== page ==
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The government has published the details of its Digital Charter, aiming to ensure the UK is “the safest place to be online”, and a place where tech businesses can thrive.
The charter – which was originally announced in the Queen’s speech last year, and then again yesterday (26 January) by prime minister Theresa May at the World Economic Forum in Davos – is an ongoing project to “agree norms and rules for the online world and put them into practice”.
A policy paper on the charter said its core purpose was to make the internet work for citizens, businesses and society as a whole.
“These are challenges with which every nation is grappling. The internet is a global network and we will work with other countries that share both our values and our determination to get this right,” the paper said.
Speaking in Davos yesterday, the prime minister called on tech companies to “go further in stepping up to their responsibilities for dealing with harmful and illegal online activity”.
She criticised the social media giants for not doing enough to stop paedophiles and terrorists from using their platforms, adding that seven out of 10 people surveyed do not believe social media companies are doing enough to prevent the sharing of extreme content.
TechUK CEO Julian David said that although tech firms may not always agree with government on the means, there was no disagreement on the objective to make online platforms hostile environments for illegal and inappropriate content.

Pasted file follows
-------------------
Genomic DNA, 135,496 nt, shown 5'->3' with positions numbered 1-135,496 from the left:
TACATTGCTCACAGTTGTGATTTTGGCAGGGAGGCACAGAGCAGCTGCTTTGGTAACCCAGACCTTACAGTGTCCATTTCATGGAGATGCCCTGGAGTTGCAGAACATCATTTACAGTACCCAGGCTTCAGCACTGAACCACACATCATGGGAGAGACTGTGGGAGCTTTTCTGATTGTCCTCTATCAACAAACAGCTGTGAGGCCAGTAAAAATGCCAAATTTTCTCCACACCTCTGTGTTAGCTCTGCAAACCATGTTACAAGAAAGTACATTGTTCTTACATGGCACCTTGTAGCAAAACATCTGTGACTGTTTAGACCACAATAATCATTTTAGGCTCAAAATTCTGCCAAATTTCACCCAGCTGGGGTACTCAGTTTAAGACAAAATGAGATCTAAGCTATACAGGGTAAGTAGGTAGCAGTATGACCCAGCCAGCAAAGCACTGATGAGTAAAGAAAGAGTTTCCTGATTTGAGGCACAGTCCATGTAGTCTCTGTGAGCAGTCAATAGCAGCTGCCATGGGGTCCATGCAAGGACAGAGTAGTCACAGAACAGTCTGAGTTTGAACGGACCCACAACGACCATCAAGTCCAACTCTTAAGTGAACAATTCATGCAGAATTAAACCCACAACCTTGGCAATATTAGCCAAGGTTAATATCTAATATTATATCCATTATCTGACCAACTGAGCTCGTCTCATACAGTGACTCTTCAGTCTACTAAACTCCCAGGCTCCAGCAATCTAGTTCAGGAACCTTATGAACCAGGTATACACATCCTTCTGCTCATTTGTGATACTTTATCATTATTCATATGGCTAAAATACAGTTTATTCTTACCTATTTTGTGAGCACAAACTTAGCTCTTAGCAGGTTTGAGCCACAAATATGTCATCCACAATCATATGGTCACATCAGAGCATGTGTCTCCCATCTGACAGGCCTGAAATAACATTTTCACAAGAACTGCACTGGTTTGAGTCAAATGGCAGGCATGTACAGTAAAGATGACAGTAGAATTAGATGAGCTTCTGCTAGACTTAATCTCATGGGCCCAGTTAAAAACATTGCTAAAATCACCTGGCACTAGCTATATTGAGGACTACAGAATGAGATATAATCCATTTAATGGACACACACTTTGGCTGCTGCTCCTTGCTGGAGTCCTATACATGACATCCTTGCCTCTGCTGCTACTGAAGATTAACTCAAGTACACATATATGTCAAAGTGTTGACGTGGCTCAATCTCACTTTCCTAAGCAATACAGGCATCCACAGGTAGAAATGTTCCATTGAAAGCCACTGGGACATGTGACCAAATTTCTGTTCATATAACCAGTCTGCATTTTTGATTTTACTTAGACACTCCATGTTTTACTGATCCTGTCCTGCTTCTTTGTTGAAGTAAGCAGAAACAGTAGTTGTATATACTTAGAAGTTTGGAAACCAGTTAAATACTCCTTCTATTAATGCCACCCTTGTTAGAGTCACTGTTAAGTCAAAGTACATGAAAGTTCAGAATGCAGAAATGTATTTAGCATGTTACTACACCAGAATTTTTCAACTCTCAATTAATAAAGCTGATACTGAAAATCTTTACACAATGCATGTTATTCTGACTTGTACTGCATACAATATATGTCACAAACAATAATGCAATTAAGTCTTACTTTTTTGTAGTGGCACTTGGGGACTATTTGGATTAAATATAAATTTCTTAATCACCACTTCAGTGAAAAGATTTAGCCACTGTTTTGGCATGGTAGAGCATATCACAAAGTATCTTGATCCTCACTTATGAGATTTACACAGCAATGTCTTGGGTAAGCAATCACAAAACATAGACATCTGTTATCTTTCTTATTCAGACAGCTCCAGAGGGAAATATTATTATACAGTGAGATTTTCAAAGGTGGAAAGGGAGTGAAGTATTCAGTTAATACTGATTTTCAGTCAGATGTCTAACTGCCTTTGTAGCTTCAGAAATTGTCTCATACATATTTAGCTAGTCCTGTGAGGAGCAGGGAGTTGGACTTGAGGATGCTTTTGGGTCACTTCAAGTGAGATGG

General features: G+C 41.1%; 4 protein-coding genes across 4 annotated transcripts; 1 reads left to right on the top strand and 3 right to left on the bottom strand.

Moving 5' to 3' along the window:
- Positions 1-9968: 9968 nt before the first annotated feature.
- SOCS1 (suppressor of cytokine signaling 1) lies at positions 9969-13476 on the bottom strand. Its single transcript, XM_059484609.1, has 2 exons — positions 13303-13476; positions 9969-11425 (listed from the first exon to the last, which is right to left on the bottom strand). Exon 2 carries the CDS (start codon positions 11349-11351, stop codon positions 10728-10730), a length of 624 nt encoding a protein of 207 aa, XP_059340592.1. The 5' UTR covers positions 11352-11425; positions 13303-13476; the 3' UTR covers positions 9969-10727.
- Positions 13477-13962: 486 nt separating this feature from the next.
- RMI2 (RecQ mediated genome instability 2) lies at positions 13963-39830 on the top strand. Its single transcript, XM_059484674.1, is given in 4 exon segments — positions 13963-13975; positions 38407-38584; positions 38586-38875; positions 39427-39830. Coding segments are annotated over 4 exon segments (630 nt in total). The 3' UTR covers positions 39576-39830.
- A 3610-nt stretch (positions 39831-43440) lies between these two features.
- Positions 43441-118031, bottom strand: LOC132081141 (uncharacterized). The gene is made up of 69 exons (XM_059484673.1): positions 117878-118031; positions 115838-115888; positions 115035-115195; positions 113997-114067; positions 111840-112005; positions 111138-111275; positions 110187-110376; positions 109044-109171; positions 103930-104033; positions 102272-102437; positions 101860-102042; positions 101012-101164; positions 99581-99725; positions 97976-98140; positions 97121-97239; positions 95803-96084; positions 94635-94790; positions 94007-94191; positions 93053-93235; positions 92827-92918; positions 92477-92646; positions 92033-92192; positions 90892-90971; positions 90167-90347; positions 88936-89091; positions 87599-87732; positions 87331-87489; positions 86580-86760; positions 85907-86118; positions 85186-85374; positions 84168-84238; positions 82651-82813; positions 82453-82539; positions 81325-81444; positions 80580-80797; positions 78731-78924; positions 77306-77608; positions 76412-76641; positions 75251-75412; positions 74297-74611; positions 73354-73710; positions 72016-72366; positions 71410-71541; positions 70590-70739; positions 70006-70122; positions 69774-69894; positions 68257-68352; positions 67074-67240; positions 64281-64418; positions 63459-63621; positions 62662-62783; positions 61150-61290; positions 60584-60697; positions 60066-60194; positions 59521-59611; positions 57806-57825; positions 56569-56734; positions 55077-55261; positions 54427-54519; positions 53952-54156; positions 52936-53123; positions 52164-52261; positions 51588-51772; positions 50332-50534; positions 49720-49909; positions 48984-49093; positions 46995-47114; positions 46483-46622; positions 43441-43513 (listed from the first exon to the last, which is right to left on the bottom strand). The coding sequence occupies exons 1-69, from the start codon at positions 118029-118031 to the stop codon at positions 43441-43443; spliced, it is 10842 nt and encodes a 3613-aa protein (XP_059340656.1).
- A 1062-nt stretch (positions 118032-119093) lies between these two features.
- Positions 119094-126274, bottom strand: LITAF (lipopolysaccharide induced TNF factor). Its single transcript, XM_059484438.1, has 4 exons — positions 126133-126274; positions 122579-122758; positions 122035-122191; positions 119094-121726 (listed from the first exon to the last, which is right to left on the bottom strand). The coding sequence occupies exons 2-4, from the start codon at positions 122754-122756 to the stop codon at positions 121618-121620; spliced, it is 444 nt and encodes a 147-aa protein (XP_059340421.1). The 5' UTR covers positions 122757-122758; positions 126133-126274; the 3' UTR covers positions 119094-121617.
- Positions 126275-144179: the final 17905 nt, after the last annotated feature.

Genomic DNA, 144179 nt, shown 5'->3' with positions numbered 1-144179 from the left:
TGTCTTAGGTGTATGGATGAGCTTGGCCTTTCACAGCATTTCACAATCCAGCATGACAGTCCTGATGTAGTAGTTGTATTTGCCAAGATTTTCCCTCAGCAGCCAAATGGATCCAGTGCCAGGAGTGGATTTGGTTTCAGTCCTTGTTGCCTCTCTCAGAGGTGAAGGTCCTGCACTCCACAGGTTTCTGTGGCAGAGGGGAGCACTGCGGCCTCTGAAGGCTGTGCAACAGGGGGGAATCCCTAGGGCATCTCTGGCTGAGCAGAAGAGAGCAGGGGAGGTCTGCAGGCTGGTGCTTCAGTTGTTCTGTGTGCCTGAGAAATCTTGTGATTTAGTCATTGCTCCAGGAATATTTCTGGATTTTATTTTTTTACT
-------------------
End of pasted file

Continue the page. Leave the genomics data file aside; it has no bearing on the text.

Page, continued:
The charter said the internet “can be used to spread terrorist material; it can be a tool for abuse and bullying; and it can be used to undermine civil discourse, objective news and intellectual property”.
“Citizens rightly want to know that they will be safe and secure online. Tackling these challenges in an effective and responsible way is critical for digital technology to thrive,” it said.
The government envisions the charter as being an evolving programme, developed together with the tech sector, businesses and civil society. It will be guided by a set of principles that include respecting and using personal data appropriately, making sure people understand the rules that apply to them when they’re online and putting in place protections to keep people safe online.
TechUK’s David said the tech sector fully supports the objectives of the charter. “There is much that we can achieve working together with government on shared problems. Rapid and effective progress will depend upon genuine and open dialogue,” he said.
“We have to ensure that proposed solutions are practical and deliverable, and never lose sight of the twin objectives to have the world’s safest and most successful digital economy. The economic and social potential to the UK is huge, and as a sector we are committed to helping deliver that promise.”
Department for Digital, Media, Culture and Sport (DCMS) secretary of state Matt Hancock said the internet was a “powerful force for good”, but that there were clear challenges and “we need to protect people from the potential harms”.
“Our Digital Charter responds to this challenge and through it we will agree new standards for online behaviour to make sure the UK continues to be an innovation-friendly digital economy and haven for tech investment,” he said.
Alongside the charter, the government is also creating a Centre for Data Ethics and Innovation, which it hopes will “ensure safe, ethical and ground-breaking innovation in AI [artificial intelligence] and data-driven technologies”.